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Access Agilent eNewsletter July 2015

Easy dissolution testing of topical creams, ointments, and gels – with more consistent and reliable data

By Dan Spisak
Agilent Product Manager – Dissolution

Dissolution tests described by the United State Pharmacopeia (USP) ensure that semisolid drug products are of high quality, are reproducible from batch-to-batch, and provide dependable performance throughout their shelf lives. The apparatus for dissolution testing must deliver accurate and reproducible data and be easy to use. The Agilent Enhancer Cell is a cost-effective alternative that meets these needs.

Mandatory performance testing for semisolid drug products became official in the August 2013 First Supplement to USP 36 in USP general chapter <1724>. Similar to traditional pharmaceutical products such as tablets, product quality and performance tests for semisolid drug products are required to ensure their “identity, strength, quality, purity, comparability, and performance.”[1] This USP general chapter discusses three types of equipment:

  • Vertical diffusion cell (sometimes known as the Franz Cell)
  • Immersion cell (also known as the Enhancer Cell)
  • Cell for USP Apparatus 4

You can use this equipment to evaluate the drug release from semisolid drug products such as creams, ointments, gels, and lotions. You commonly do tests during research and development, quality control, and for post-approval changes.

Figure 1. The Agilent Enhancer Cell Assembly is available in three sizes to vary the amount of exposed surface area.

Achieve more reproducible data

Each of the three cell types are viable solutions for quality and performance testing of semisolid dosage forms. However, the Immersion, or Enhancer Cell, offers a distinct advantage over the others and has been shown to deliver more consistent and reliable data [2, 3, 4]. The Agilent Enhancer Cell Assembly (Figure 1) consists of a polytetrafluoroethylene (PTFE) cell with adjustable volume and a screw cap to retain the skin or artificial membrane. You must control the available surface area because it is critical to achieving reproducible results. Control is accomplished by use of a “washer” with a defined opening of 4.0, 2.0, or 0.5 cm2.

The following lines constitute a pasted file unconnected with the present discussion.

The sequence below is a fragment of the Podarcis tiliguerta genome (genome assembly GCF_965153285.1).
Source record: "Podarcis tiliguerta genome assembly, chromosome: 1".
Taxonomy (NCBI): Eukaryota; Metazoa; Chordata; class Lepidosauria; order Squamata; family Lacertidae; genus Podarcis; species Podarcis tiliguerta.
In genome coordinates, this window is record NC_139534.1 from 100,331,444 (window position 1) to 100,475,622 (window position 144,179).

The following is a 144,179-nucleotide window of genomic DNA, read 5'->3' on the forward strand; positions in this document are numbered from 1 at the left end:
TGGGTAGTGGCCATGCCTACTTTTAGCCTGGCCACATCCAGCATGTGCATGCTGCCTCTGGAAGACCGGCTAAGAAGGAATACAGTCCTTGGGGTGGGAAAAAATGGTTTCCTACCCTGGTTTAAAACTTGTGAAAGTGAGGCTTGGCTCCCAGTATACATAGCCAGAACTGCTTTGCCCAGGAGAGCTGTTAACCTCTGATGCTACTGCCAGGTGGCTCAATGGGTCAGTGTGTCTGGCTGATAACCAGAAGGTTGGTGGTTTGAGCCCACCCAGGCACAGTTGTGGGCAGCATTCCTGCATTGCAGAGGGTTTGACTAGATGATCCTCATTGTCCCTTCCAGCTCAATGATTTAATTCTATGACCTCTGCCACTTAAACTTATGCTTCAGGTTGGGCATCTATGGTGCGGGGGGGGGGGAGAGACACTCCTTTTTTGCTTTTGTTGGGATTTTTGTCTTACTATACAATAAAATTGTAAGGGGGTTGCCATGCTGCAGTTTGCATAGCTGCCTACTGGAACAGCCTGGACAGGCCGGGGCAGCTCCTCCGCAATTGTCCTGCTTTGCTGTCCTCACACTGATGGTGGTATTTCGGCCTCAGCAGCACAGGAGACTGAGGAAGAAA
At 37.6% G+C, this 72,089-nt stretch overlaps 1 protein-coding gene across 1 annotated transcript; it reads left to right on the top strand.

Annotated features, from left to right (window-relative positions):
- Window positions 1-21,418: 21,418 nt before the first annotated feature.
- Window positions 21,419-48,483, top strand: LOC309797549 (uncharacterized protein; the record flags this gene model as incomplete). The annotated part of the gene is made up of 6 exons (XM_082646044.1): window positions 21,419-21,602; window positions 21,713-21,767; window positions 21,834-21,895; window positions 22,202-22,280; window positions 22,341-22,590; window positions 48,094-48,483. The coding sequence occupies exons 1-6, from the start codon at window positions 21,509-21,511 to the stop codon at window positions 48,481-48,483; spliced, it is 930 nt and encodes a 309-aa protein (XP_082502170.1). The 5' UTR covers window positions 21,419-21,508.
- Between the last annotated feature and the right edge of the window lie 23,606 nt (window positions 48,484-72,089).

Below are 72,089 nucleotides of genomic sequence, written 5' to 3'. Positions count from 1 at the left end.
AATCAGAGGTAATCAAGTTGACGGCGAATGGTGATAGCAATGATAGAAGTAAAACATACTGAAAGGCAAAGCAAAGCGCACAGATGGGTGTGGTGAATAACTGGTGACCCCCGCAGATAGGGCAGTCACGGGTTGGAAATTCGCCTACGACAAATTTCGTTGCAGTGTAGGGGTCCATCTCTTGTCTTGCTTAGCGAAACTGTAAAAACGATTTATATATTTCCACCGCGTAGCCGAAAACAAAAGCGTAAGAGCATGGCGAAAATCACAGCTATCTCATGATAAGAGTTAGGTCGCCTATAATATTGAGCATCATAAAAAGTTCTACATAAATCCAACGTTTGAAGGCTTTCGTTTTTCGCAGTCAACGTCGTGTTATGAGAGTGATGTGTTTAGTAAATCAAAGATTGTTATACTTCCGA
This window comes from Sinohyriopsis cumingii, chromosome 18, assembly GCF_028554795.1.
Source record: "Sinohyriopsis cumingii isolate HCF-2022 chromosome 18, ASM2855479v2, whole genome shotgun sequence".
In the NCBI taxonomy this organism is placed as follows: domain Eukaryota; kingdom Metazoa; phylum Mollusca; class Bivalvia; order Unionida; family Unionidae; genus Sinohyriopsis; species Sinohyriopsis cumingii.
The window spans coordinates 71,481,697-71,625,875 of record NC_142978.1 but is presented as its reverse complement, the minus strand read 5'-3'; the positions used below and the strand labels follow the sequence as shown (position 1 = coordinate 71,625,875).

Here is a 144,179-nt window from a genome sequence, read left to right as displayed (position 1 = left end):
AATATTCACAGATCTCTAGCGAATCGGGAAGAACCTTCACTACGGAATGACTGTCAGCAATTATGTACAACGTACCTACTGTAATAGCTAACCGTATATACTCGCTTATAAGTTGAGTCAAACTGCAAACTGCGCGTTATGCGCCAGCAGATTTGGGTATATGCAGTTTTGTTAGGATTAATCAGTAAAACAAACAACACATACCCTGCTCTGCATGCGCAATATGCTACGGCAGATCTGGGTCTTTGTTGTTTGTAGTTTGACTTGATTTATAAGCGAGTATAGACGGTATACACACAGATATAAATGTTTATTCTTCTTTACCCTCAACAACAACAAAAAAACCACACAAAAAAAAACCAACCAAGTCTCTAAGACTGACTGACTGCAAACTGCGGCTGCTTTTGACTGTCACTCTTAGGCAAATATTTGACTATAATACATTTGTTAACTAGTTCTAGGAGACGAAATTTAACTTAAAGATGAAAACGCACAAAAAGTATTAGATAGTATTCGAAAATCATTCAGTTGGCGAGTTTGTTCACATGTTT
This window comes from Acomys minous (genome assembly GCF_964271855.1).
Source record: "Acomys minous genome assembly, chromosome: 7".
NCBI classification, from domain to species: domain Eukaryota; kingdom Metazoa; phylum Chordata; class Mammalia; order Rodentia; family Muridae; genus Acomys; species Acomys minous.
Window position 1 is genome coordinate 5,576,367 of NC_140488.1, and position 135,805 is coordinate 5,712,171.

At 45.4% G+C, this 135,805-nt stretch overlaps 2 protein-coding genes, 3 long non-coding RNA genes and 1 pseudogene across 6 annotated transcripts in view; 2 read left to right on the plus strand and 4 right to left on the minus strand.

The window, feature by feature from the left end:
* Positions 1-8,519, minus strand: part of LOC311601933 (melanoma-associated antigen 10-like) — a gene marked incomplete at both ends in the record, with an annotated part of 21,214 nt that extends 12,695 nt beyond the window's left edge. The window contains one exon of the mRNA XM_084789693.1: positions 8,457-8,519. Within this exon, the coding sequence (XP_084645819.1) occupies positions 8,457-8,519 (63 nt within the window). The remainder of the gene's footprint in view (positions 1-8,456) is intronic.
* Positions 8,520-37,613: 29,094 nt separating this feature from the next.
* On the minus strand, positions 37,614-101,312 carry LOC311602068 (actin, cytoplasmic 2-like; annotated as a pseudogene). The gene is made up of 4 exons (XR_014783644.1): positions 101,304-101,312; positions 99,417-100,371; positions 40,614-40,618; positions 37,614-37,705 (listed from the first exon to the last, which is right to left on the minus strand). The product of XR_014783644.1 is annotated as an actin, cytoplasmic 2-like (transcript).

The cell body is designed to be adjustable – to enable control of the volume of the reservoir within the cell body. The variable depth allows you to test semisolids, solutions, suspensions, or emulsions.

A membrane separates the dissolution media from the sample. The membrane should minimize the resistance to drug transport and should therefore be highly porous and of minimal thickness, and it should not bind with the active pharmaceutical ingredient (API). The proper membrane for your product should be chosen based on these characteristics.


time and expense with this easy-to-use apparatus

While data integrity is of utmost importance, the biggest advantage of the Agilent Enhancer Cell may be its ease of use. You can use the assembly with any dissolution apparatus configured for USP 2 (paddles); these are universal to most laboratories and thus save the expense of a dedicated instrument [5]. This familiar equipment shortens the learning curve and provides the ability to bring data online much faster [6]. In addition, you can use the Enhancer Cell in vessels that range from 200 mL up to conventional 1-liter volumes. Regardless of volume, the setup is easily automated for sampling and analysis with readily available systems.

Because the Agilent Enhancer Cell is made of PTFE, it is inert and will not interact with the formulations in the cell. You avoid the problem with breakage, which is common with most glass diffusion cells. Unlike the Franz Cell, the donor compartment of the Enhancer Cell that contains the formulation is temperature-controlled within the vessel.

View the Agilent Enhancer Cell tutorial video to see how easy it is to prepare, load, and test this device. For more information about the Agilent Enhancer Cell or any of Agilent’s dissolution products, bookmark our new Online Dissolution Source Book with embedded videos, application notes, and links. Then visit our website or contact us directly via the Dissolution Hotline.


  1. U.S. Pharmacopoeia 36 / NF 31, 1st Supplement, <1724> Semisolid Drug Products, 2012.
  2. P.P. Sanghvi, C.C. Collins, Drug Development Ind. Pharm. 19 (1993) 1573–1585.
  3. J.L. Zatz, H. Fares, Pharmaceutical Technology. 19 (1) (1995) 52–55.
  4. M. J. Lucero, Carbohydrate Polymers. 2013 Jan 30; 92(1): 149–56.
  5. P.R. Rege et al. J. Pharmaceutical and Biomedical Analysis. 17 (1998) 1225–1233.
  6. M. Rapedius, J. Blanchard. Pharmaceutical Research, vol. 18 (10), October 2001.